[Top][All Lists]

[Date Prev][Date Next][Thread Prev][Thread Next][Date Index][Thread Index]

Re: Savannah W32 patches... are any OK?

From: Eli Zaretskii
Subject: Re: Savannah W32 patches... are any OK?
Date: Mon, 28 Feb 2005 00:54:15 +0200

> Date: Sun, 27 Feb 2005 16:41:22 -0500
> From: "Paul D. Smith" <address@hidden>
> There are a number of W32 patches posted on Savannah, that I don't know
> whether they should be applied or not.  I need someone from the W32 team
> to take a look and see if they make sense.

How much time do we have to review and discuss these?

>     > CTRL-C on Windows causes make to crash. This was because of the
>     > wrong implementation of w32_kill, dereferencing a pid as a
>     > pointer. The attached patch (targetting mingw32-make-3.80.0-3)
>     > fixes it.
>     This seems straightforward enough but Alessandro posted a followup
>     that said the change given was not correct and a different solution
>     was needed... any thoughts on this?

I tend to agree with Alessandro, but a specific patch he suggests
would be nice: it's hard to think about this on purely theoretical

>     There was a bunch of discussion about this one by Eli etc. pointing
>     out the enhanced is only available on newer versions of
>     Windows.  I was hoping someone would provide a way to determine at
>     runtime whether the more capable was available.

One could do that by looking at the Windows version.  If we are on
Windows 2000 or XP (or later versions), then CMD.EXE (not,
which is for DOS and Windows 9X) is clever enough.

>     > One challenging aspect of a port of GNU make to Win32 has been
>     > what to do with Win32's case-retentive (but not case-sensitive)
>     > environment. I suggest that one good way of handling this problem
>     > is to simply uppercase all environment variable names when they
>     > are merged into the make database. That way, makefile writers on
>     > Win32 can just assume that all environment variable names are
>     > uppercase. While this may seem nasty at first, we must consider
>     > the fact that one cannot enter VarName, varname, and VARNAME at
>     > the same time. Furthermore, if you set a variable called
>     > VarName=Something, then later, in the same environment, set
>     > VARNAME=Something (or SomethingElse), the variable name case is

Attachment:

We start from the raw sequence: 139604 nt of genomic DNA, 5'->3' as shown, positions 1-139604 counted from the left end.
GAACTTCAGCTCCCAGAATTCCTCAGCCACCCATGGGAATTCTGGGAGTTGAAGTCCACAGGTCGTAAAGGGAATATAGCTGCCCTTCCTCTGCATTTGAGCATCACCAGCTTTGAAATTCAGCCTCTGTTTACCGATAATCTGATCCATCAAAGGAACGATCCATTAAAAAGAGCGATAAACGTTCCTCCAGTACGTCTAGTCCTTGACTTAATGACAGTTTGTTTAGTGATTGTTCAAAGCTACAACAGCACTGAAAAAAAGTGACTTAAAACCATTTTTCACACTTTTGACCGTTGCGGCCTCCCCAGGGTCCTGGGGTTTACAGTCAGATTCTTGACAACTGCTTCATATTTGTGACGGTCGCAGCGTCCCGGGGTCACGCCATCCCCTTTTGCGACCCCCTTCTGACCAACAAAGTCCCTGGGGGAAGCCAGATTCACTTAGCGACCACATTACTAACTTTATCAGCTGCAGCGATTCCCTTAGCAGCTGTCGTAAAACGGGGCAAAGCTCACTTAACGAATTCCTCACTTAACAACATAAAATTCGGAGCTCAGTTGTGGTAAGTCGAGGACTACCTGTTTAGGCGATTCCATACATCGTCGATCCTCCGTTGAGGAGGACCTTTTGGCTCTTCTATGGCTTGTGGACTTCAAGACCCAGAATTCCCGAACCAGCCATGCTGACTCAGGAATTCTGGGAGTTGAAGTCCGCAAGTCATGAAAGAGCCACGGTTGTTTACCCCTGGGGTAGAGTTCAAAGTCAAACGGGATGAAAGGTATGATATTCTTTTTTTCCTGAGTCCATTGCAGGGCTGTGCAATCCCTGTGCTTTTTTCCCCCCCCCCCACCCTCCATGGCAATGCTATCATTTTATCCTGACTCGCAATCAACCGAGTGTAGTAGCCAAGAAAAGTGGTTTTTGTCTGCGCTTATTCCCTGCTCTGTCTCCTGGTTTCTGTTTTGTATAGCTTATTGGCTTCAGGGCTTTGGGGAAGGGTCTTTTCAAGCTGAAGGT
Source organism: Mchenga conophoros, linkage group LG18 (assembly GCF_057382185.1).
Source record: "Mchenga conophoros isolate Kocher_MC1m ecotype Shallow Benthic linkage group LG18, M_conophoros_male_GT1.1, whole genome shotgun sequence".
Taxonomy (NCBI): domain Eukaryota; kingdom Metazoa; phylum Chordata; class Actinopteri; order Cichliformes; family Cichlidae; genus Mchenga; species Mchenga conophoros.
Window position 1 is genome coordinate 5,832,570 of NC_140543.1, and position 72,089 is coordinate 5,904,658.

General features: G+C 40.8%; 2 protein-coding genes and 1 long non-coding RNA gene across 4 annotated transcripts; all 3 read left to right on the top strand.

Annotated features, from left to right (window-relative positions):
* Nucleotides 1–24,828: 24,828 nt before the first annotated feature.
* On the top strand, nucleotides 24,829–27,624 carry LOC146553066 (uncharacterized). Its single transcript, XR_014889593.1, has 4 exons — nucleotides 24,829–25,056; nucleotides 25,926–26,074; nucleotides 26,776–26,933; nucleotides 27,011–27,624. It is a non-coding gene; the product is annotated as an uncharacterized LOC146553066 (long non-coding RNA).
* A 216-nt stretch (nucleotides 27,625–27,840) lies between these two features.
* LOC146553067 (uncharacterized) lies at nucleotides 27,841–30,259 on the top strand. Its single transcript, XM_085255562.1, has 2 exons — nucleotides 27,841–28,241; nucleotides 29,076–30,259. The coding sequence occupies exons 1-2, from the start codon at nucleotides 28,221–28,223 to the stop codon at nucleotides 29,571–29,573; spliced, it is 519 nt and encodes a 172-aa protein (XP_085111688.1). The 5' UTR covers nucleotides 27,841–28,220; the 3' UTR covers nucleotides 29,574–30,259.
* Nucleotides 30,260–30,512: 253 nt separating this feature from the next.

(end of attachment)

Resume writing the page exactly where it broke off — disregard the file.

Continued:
>     > retained from the first entry! This being the case, it's far
>     > better just to uppercase them all on input. The other option would
>     > be to perform case-insensitive string comparisons on variable
>     > names, but the make variable name comparison code doesn't
>     > differentiate between variables that came from the environment and
>     > those defined internally, so this becomes problematic. A better
>     > approach is to simply normalize environment variable names and
>     > document this fact to Win32 GNU make users.
>     This seems crazy to me, coming from my cushy UNIX-centric world :-),
>     but there are some good arguments here and so if the W32 team thinks
>     it's a good idea, it's fine with me.

It seems crazy to me as well, especially since I don't understand what
was the original problem that such case-insensitive treatment of
environment vars is supposed to solve.  Can someone enlighten me about
the opriginal problem?

>     If we do this does it make
>     sense to do it with the DOS port as well?

The DOS port makes a point of being case-sensitive as far as the
environment variables go.  It never caused any problems, so I'm
curious why the Windows port cannot do the same.

>     > Additional builtin rules for NT
>     This adds builtin rules for .obj suffixes, anywhere a .o suffix
>     appears in the standard builtin rules.  I don't know that this is a
>     good idea on non-Windows systems, but I'd be willing to put it into
>     an #ifdef for DOS/Windows systems if you think it's useful.

Not on DOS, please.  The DJGPP development environment uses GCC as its
compiler, and object files are called *.o, not *.obj.  If Windows
users need that for the sake of Microsoft's compiler, I don't mind
(but then it should probably be mentioned in some footnote in the

reply via email to

[Prev in Thread] Current Thread [Next in Thread]